Injury Treatment

June 10th, 2013 | Posted by BaylaK in Body | Goal 05: Ease

As violinists and musicians, it is easy to get so caught up in our intense love for music and our need to practice endless hours that we forget that we are physical creatures with wonderful bodies which do so much for us. We are athletes, and just like athletes, we must get to know our own bodies with all their strengths and limitations. Unlike athletes, however, we will want to practice our art for decades, and in caring for our physical self we must develop both incredible sensitivity and power.

 

When you are injured, whether due to an accident, sudden overuse, poor playing habits, long hours at the computer, or some combination exacerbated by worry and stress, it is easy to panic. This will not particularly help! Remember that nearly all musicians, particularly string players, will deal with injuries at some point in their careers. There are many ways of treating injuries and getting the help you need. In the process, you will become a better player AND you will live more happily in your body.  I love the Chinese character for crisis; it is actually a combination of two characters – one for danger and the other for opportunity.

 

Here are some possible ways for you to get help:

1. Medical doctor – Dr. Michael Charness at Mass General specializes in musician’s hand injuries. He may splint the hand for a period of a few weeks and send you to a physical therapist who gives you exercises.  I am not usually in favor of splinting, mainly because when you immobilize an area it gets weaker, therefore the risk of injury remains when you return. I am also very wary of operations, because of scar tissue, and cortisone shots, which are temporary but do not help your body learn to heal itself.

2. Chiropractor – Dr. Stuart Grey (617-738-7428) has an office near BU and has helped musicians. Often hand and arm problems in violinists originate in the neck.

3. Feldenkrais – Olivia Cheever, at oliviacheever.com. Feldenkrais is a system of retraining your nervous system so that you perform actions without strain.  I see Olivia once a month and my work with her has been invaluable in my teaching. She works at Longy. Google Moshe Feldenkrais, the founder of the method.

4. Stretching and related activities – yoga, tai chi, qi gong – anything that teaches you more body awareness. I attend Brookline Tai Chi Academy. I love tai chi because it is a form of moving meditation; it centers me, teaches me to feel inside my body with ever more awareness, opens my joints, stretches my muscles, and is great for balance (both mental and physical).

5.  Alexander Technique classes are a well-established body awareness path. Betsy Pollatin at Boston University is an excellent teacher.

6. Personal trainers can give you carefully calibrated exercises and stretches to balance your muscles, strengthening arms, shoulders and back. Find someone with experience of injuries, if possible someone who has worked with violinists and musicians, not just a local sports jock. Kelly Bellinsky at Performing Arts Occupational Therapy, 1330 Beacon, is great. (617-277-1550)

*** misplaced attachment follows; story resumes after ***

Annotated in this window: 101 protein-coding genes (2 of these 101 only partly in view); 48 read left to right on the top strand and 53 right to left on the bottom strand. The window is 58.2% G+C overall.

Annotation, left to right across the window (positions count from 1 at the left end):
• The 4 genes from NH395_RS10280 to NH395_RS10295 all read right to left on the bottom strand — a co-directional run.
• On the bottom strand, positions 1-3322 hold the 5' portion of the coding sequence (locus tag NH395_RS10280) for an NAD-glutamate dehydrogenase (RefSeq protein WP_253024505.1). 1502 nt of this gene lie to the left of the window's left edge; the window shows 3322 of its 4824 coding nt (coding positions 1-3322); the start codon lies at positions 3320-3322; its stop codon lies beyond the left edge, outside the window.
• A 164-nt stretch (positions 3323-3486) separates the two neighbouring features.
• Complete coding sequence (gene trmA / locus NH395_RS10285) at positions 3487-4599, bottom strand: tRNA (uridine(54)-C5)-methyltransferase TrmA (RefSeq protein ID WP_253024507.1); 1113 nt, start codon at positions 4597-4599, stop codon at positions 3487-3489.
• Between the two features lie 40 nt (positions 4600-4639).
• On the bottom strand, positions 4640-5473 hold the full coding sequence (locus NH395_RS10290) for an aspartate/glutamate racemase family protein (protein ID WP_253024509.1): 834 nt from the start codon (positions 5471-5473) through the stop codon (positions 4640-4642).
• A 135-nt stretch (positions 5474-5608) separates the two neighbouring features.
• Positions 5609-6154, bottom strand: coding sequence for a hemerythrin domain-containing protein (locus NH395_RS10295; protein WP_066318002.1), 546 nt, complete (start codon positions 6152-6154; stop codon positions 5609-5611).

7. Deep tissue massage therapy such as Reiki. For pain relief, massage is often the first and best line of defense. My violist friend in the National Symphony gets a weekly massage – it’s tax deductible!

8. Tui Na is Chinese acupressure, and is fabulous: Carolanne Oller at Ancient River Healing Arts, 1141 Beacon Street in Brookline, 617-566-3603

9. Some people find acupuncture to be life-saving.

10. If you have tendonitis, icing and aspirin or Ibuprofen (not acetaminophen) are great.

11. Find a violin teacher who can help you identify areas of tension when you play, particular in your hands, arms, shoulders, neck, hips, legs, and feet.

 

 

 

 

 

Injuries are likely to occur because we are out of balance, weak in some area, working muscles without releasing them, or not able to listen to the signals our bodies give us when we use them. Most often healing will mean a combination of:

  • retraining muscles to work more easily and efficiently, with every action followed by a  release
  • learning how to listen to early signs of distress from all related body areas
  • feeling ourselves in our bodies as much of the time as possible, so that we don’t strain or pull ourselves in daily living
  • getting massage, stretching, or other exercises to help us loosen up and learn what a relaxed muscle feels like
  • getting strengthening exercises for imbalanced and weak muscles– violin is extremely asymmetric
  • getting our spine and neck into alignment so that nerves can give proper signals to muscles
  • calming inflammation with icing and anti-inflammatories such as aspirin or Ibuprofen

 

 

Except for certain cases of prolonged or chronic injury, I always recommend the slower route of healing, stretching, strengthening, and reconnecting to your own awareness of your body—intense people are often so focused on thoughts and musical expression that they miss their own kinesthetic sensations.

 

You may have to try several things before you find just the right combination.  For me it was retraining on the violin, seeing a chiropractor, getting some exercises, finding a great Feldenkrais teacher, and then doing Tai Chi.  I still do many of these things and am stronger and more flexible than I ever was as a youngster. Be patient, this is important work and it will affect your whole life, not just your violin, and you will be better off for having undertaken it!

 

 

You can follow any responses to this entry through the RSS 2.0 Both comments and pings are currently closed.